1. This is an appeal from a decree giving the plaintiff, the Zamindar of Pittapur, a declaration that the suit lands are his jeroyiti lands and not the inam lands of the first defendant.
2. [Their Lordships dealt with the evidence and proceeded as follows:].
3. On the whole we see no reason to differ from the conclusion of the Subordinate Judge that there has been a wrongful transfer by the first defendant of the jeroyiti lands held by him in the zamindari to his inam lands in the same village. The Subordinate Judge has given the plaintiff a declaratory decree for the whole extent of the lands claimed by him and it is admitted that he has failed to make any allowance to the extent of the inam lands in the village which the first defendant undoubtedly is entitled to. The question then is what is the inam area to which he should be held entitled. As we have said the whole area of his family inam was shown in the inam register (Exhibit P) at about five acres of which he retained two acres. There is some evidence given by the karnam that his family was cultivating for a long time thirteen acres and it is of course possible that there has been some encroachment for some time. On the whole we have come to the conclusion that making a liberal allowance in favour of the first defendant, the plaintiff is entitled to a declaration that Survey No. 298 consisting of 2948 constitutes his jeroyiti lands.
4. Objection was taken by Mr. Prakasam that the boundaries are conclusive under Section 12, Sub-section (3) of the Survey Act. We were at first considerably impressed by that objection. We see, however, that the Full Bench in Muthirulandi Poosari v. Sethuram Aiyar I.L.R(1919) . Mad., 425 limited themselves to deciding that the decision by the Survey officer in boundary cases was conclusive under Section 13 only where there has been a dispute and they said nothing about the effect of the word 'final' in Section 12, Sub-section (3). Sections 11 and 12 deal also with cases where there is no dispute at all about the boundaries and cases where the registered owners do not take the trouble to go and point them out, and those sections direct that, in such cases, where there is no dispute, the Survey officer is to fix the boundary as pointed out, and where parties do not attend he is to fix the boundaries as best as he may from the records and his order fixing the boundaries is to be notified to the parties interested, and they have a right of appeal, and if they do not appeal or if the appeal is decided against them, then the original order or the order in appeal is to be final under Section 12, Sub-section (3). On a further consideration of the matter, we think that sufficient effect is given to that provision by holding it to mean that there can be no further dispute about that boundary, that is, the boundary that has to go into the survey. But it seems to be going too far to say that that boundary is to be binding for all purposes so that it cannot be questioned by either of the parties. In the present case it looks as if there had been carelessness at least on the part of the zamindar's agents in allowing the boundary to be settled in this way. It would be hard that a boundary of that sort should be made conclusive upon a party who neglected to attend, and whose neglect had been taken advantage of by the other side to point out the wrong boundaries. But; however that may be, we think that it is sufficient to hold that the effect of Section 12, Sub-section (3), is to make the boundary final but that it does not go so far as to preclude the land-owners altogether from afterwards disputing the correctness of the boundary in a Court of law. That also seems to have been the view taken in some of the unreported cases to which we have been referred.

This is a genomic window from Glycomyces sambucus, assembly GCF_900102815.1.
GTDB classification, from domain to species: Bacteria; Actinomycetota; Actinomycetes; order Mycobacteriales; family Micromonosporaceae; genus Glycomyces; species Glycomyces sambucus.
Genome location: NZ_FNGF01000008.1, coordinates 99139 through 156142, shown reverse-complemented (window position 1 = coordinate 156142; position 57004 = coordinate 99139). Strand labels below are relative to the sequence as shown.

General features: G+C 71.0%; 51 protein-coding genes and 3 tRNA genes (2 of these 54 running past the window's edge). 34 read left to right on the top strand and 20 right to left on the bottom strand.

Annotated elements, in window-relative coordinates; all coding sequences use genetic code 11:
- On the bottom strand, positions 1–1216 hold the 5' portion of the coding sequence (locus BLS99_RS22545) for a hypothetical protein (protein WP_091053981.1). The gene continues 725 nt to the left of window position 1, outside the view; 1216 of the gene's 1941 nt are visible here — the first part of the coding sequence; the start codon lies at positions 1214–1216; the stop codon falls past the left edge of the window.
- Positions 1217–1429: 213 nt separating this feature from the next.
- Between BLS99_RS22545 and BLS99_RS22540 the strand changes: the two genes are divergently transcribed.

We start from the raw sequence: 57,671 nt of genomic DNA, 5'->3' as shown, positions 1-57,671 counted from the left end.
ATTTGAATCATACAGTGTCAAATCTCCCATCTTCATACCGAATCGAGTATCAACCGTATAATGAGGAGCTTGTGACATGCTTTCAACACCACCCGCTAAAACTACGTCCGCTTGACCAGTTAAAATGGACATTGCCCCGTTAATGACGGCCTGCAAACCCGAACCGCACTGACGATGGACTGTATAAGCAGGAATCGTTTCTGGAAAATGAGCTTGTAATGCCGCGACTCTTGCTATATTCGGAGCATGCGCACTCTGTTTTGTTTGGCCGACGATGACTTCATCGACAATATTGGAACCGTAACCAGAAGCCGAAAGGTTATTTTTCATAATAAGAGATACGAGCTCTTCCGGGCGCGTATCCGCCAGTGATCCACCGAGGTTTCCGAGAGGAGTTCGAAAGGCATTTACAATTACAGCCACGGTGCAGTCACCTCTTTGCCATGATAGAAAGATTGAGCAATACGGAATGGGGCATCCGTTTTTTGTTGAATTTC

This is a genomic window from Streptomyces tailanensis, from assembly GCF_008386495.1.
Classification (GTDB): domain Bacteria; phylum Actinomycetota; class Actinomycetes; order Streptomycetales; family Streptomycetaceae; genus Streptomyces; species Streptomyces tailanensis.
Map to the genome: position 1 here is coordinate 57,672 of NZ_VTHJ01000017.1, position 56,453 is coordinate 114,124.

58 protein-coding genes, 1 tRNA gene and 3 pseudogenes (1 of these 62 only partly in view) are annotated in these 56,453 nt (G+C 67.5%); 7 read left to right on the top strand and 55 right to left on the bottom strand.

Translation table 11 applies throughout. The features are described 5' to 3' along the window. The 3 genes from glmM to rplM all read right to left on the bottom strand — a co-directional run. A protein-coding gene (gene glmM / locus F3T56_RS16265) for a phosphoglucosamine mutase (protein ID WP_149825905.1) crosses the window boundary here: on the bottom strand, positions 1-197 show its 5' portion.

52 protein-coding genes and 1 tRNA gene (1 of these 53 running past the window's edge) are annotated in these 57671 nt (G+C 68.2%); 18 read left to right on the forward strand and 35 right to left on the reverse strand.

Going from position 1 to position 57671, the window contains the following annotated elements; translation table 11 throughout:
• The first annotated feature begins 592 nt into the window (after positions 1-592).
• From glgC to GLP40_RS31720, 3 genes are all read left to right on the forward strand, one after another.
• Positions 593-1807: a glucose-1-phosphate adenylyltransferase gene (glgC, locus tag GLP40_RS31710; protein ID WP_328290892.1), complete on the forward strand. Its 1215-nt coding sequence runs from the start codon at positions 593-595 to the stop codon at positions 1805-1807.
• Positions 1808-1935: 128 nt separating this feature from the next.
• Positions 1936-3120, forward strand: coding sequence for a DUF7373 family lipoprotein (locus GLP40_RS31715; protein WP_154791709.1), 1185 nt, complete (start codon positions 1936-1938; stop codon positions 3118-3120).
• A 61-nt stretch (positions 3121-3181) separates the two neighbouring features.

5. Another question was raised by Mr. Prakasam who appeared for defendants Nos. 3 to 5 who were mortgagees from the first defendant as to their mortgage. We are not concerned to decide anything in this case about their rights against the mortgagor, the first defendant, and those claiming through or under him.
6. The Appeal will in part be allowed and the decree must be modified accordingly.